When the system enters the data mode sync pulse 1 is modulated in length, and the next frame sync pulse (sync pulse 8) which is received by the sensing stations 20, indicates that the contention frame is beginning, thereby causing the booster controller circuits 52 and 54 to attempt to claim a slot or slots for data tramsmission (FIG. 2). It should be noted that during the idle mode, and during all subsequent normal operation, the sync pulses are received by the booster subsystem 40 through the booster circuit 60 and are transmitted to the booster controller circuits 52 and 54 as a received data signal IRXD. The booster controller master timing circuit 288 (FIG. 13) generates the timing signals for operation of the booster controller circuit 52 on the basis of the decoded IRXD signal which is the received data signal RXD. The mode detector circuit 290 detects the mode on the basis of the length of the sync pulses and generates a mode signal indicating the mode in which the system is operating. When the system enters the data mode and the contention frame occurs, the transmission slot controller circuit 294 generates contention pulses by its contention pulse generator 346 (FIG. 17A) in dependence upon the slot timing determined by the booster controller master timing circuit 288 (FIG. 13). The transmission slot controller circuit 294 generates contention pulses until it generates a contention pulse in a slot during which no contention pulse has been received on the received data signal RXD. When this occurs, the transmission slot controller circuit 294 claims this slot and the contention frame controller circuit 340 causes the address of this slot to be stored in the speak address register 354. If the system is operating properly, each of the sensing stations 20 will claim a slot for transmission during the contention frame and will store their claimed slot in their speak address register 354.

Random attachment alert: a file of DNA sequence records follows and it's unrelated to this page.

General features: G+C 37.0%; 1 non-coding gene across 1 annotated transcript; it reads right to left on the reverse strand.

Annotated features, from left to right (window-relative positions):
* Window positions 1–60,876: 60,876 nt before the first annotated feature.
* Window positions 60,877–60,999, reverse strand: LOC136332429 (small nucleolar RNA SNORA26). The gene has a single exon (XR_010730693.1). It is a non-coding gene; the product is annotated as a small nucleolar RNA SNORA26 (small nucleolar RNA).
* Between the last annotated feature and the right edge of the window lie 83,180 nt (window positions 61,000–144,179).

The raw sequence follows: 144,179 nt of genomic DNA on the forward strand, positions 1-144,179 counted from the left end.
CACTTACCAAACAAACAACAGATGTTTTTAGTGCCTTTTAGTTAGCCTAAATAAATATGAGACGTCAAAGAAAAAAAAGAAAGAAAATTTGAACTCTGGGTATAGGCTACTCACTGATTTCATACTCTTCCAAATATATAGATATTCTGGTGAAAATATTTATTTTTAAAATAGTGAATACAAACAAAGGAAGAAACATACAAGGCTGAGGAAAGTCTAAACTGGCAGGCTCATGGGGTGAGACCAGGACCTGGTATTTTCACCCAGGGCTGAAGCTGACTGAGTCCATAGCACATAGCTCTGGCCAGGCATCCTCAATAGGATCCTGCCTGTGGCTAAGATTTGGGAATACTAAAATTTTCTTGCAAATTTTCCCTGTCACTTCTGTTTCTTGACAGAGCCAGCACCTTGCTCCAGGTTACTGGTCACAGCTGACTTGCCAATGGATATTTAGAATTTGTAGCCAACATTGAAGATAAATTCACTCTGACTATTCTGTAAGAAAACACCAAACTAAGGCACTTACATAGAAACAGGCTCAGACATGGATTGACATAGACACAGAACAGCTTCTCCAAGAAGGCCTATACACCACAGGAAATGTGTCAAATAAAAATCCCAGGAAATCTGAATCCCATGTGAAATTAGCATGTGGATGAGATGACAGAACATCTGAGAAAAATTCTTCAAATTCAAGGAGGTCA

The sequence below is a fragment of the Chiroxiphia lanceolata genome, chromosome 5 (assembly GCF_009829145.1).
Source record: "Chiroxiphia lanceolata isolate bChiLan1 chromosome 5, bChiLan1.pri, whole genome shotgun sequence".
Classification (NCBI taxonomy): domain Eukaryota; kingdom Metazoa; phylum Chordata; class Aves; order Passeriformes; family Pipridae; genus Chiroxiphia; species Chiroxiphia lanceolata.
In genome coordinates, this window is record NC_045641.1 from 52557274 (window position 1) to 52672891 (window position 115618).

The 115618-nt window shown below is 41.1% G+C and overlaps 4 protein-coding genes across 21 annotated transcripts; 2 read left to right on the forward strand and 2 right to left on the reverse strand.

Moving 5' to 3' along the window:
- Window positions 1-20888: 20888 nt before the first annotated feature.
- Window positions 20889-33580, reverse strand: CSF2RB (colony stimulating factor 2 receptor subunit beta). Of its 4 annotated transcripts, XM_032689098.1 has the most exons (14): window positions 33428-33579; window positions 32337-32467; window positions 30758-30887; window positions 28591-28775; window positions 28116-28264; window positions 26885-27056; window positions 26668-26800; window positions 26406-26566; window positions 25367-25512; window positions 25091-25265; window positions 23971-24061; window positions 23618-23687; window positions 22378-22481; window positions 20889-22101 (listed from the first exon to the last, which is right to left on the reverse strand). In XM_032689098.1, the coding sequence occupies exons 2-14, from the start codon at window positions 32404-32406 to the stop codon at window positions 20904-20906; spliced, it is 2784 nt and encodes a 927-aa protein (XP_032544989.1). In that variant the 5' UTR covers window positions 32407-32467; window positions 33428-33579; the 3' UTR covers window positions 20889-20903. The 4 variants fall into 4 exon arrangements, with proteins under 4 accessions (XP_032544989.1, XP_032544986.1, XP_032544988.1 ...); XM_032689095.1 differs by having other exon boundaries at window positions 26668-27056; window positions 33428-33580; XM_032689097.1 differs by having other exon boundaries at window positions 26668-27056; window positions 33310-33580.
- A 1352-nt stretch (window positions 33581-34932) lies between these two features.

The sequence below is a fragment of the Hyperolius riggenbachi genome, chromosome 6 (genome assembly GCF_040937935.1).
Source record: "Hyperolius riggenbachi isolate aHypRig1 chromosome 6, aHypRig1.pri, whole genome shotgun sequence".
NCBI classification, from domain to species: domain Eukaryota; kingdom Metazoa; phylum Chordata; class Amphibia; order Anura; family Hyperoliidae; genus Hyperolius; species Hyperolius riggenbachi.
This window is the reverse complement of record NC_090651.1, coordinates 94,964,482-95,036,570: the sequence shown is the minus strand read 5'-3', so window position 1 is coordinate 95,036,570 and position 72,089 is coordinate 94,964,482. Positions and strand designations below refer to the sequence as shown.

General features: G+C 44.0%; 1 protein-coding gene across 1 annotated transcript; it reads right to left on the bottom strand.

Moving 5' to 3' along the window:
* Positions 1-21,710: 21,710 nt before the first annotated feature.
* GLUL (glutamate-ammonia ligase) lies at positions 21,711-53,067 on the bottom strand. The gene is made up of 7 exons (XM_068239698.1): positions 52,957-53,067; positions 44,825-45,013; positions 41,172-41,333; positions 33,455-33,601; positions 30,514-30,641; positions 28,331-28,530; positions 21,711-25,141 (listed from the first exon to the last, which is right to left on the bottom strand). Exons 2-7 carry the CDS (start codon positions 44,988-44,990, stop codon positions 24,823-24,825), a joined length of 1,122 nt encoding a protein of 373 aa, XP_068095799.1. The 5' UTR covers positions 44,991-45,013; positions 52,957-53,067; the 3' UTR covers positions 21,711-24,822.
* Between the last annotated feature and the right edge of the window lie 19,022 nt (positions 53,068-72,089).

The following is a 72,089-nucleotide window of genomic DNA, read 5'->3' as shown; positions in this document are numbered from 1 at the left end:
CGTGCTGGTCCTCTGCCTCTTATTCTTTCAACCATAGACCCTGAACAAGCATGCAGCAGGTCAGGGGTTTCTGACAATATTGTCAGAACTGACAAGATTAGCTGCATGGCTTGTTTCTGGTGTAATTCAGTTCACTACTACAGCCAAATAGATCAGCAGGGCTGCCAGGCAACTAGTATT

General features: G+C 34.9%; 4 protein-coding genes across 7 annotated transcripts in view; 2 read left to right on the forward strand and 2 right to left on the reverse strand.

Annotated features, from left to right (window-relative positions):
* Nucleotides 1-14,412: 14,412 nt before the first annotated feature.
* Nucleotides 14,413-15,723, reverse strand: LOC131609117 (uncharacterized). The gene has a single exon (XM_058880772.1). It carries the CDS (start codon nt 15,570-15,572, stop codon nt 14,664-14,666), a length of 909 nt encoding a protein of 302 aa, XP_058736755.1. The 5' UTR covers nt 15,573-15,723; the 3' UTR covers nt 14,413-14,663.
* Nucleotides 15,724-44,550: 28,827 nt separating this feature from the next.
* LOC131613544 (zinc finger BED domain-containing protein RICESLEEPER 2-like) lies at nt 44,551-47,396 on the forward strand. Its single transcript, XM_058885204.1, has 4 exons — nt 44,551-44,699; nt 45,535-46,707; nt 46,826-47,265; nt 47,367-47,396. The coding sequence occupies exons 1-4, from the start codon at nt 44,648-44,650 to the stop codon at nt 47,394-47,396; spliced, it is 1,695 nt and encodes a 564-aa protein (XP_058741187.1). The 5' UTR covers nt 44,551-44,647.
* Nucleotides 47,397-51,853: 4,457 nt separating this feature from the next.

During and prior to the contention frame, the system has been collecting digital data from the local ports and discarding it. After the contention frame, local digital data received by the booster controller circuit 52 from the local ports is transmitted to the injector circuit 50 in the transmission data signal TXD2 during the claimed time slot for the particular sensing stations 20, for injection onto the transmission line 22 by the injector circuit 50 (FIG. 2). During the operation of the system in the data mode, the primary master clock 24 continues to generate sync pulses in order to maintain the system timing. The sync pulses and the digital data which are injected onto the transmission line 22 are both boosted by the booster circuit 60 located within the booster subsystems 40. The coupling network formed by the transformer 70 and the resistor 72 sense the current in the center conductor 23 of the transmission line 22 (FIG. 7). A second coupling network, formed by the capacitors 74 and 76, and the resistor 78, sense the voltage on the center conductor 23 of the transmission line 22. First and second switching networks are formed by the transistors 80 and 82 and the transistors 86 and 88. The flow of current through each of the transistor switching elements is reversed when an edge is detected on the transmission line 22. When the transistors 80 and 82 switch, the switching causes a voltage to be generated at the upper winding of transformer 70, and when the transistors 86 and 88 switch, there is a coupling from the collector output on the transistor 88, through the capacitor 74 and 76, onto the transmission line 22, thereby providing the flow of current onto the transmission line 22. The combined effects of the voltage and current injected onto the transmission line 22 cause the digital data signal on the line to be boosted. The soft sync signal which is generated by the soft sync circuit 302 (FIG. 13) in the booster controller circuit 52, tends to move the edges of the signal to be boosted in order to maintain proper timing in the system. The soft sync signal is coupled into the base of the transistor 80 without any inversions. Prior to a bit boundary, the logic level of the soft sync signal is opposite the received data signal RXD. This causes the voltage difference between the bases of transistors 80 and 82 to be larger than average, so that the threshold for causing switching of the current flow through these transistors is larger than normal. At the bit boundary, the soft sync signal changes logic levels so that it is the same as the received data signal RXD, thereby reducing the voltage difference between the bases of the transistors 80 and 82, and encouraging switching of the transistors by reducing the threshold. It should be noted that the soft sync signal is disabled for sync pulses so that the system timing can be maintained. Thus, while the sync pulses are boosted by the booster circuit 60, the edges of the sync pulses are not moved in accordance with the soft sync signal.